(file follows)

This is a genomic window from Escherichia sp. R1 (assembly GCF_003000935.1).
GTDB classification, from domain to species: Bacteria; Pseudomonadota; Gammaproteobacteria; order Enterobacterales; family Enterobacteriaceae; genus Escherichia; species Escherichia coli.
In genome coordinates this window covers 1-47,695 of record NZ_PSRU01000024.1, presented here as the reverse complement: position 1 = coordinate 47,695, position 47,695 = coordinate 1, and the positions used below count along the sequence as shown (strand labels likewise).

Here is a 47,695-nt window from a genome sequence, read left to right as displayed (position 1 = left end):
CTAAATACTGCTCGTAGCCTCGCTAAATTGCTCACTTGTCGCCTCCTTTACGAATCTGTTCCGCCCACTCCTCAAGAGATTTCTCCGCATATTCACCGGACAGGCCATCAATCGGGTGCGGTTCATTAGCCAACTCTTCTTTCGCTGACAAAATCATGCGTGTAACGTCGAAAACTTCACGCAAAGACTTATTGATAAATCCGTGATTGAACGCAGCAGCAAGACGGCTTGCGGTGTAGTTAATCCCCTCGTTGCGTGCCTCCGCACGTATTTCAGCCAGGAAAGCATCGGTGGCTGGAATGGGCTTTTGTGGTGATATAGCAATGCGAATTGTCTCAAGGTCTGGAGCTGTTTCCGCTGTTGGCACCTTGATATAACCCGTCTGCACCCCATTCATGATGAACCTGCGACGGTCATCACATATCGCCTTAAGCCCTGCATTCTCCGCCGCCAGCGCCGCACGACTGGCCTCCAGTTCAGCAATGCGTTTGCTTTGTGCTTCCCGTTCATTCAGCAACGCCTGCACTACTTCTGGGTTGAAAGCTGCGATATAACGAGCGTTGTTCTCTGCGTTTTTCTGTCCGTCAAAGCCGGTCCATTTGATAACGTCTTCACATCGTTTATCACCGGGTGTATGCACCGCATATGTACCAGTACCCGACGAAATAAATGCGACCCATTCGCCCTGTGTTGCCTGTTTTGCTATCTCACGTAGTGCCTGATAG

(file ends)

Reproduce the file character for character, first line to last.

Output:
This is a genomic window from Escherichia sp. R1 (assembly GCF_003000935.1).
GTDB classification, from domain to species: Bacteria; Pseudomonadota; Gammaproteobacteria; order Enterobacterales; family Enterobacteriaceae; genus Escherichia; species Escherichia coli.
In genome coordinates this window covers 1-47,695 of record NZ_PSRU01000024.1, presented here as the reverse complement: position 1 = coordinate 47,695, position 47,695 = coordinate 1, and the positions used below count along the sequence as shown (strand labels likewise).

Here is a 47,695-nt window from a genome sequence, read left to right as displayed (position 1 = left end):
CTAAATACTGCTCGTAGCCTCGCTAAATTGCTCACTTGTCGCCTCCTTTACGAATCTGTTCCGCCCACTCCTCAAGAGATTTCTCCGCATATTCACCGGACAGGCCATCAATCGGGTGCGGTTCATTAGCCAACTCTTCTTTCGCTGACAAAATCATGCGTGTAACGTCGAAAACTTCACGCAAAGACTTATTGATAAATCCGTGATTGAACGCAGCAGCAAGACGGCTTGCGGTGTAGTTAATCCCCTCGTTGCGTGCCTCCGCACGTATTTCAGCCAGGAAAGCATCGGTGGCTGGAATGGGCTTTTGTGGTGATATAGCAATGCGAATTGTCTCAAGGTCTGGAGCTGTTTCCGCTGTTGGCACCTTGATATAACCCGTCTGCACCCCATTCATGATGAACCTGCGACGGTCATCACATATCGCCTTAAGCCCTGCATTCTCCGCCGCCAGCGCCGCACGACTGGCCTCCAGTTCAGCAATGCGTTTGCTTTGTGCTTCCCGTTCATTCAGCAACGCCTGCACTACTTCTGGGTTGAAAGCTGCGATATAACGAGCGTTGTTCTCTGCGTTTTTCTGTCCGTCAAAGCCGGTCCATTTGATAACGTCTTCACATCGTTTATCACCGGGTGTATGCACCGCATATGTACCAGTACCCGACGAAATAAATGCGACCCATTCGCCCTGTGTTGCCTGTTTTGCTATCTCACGTAGTGCCTGATAG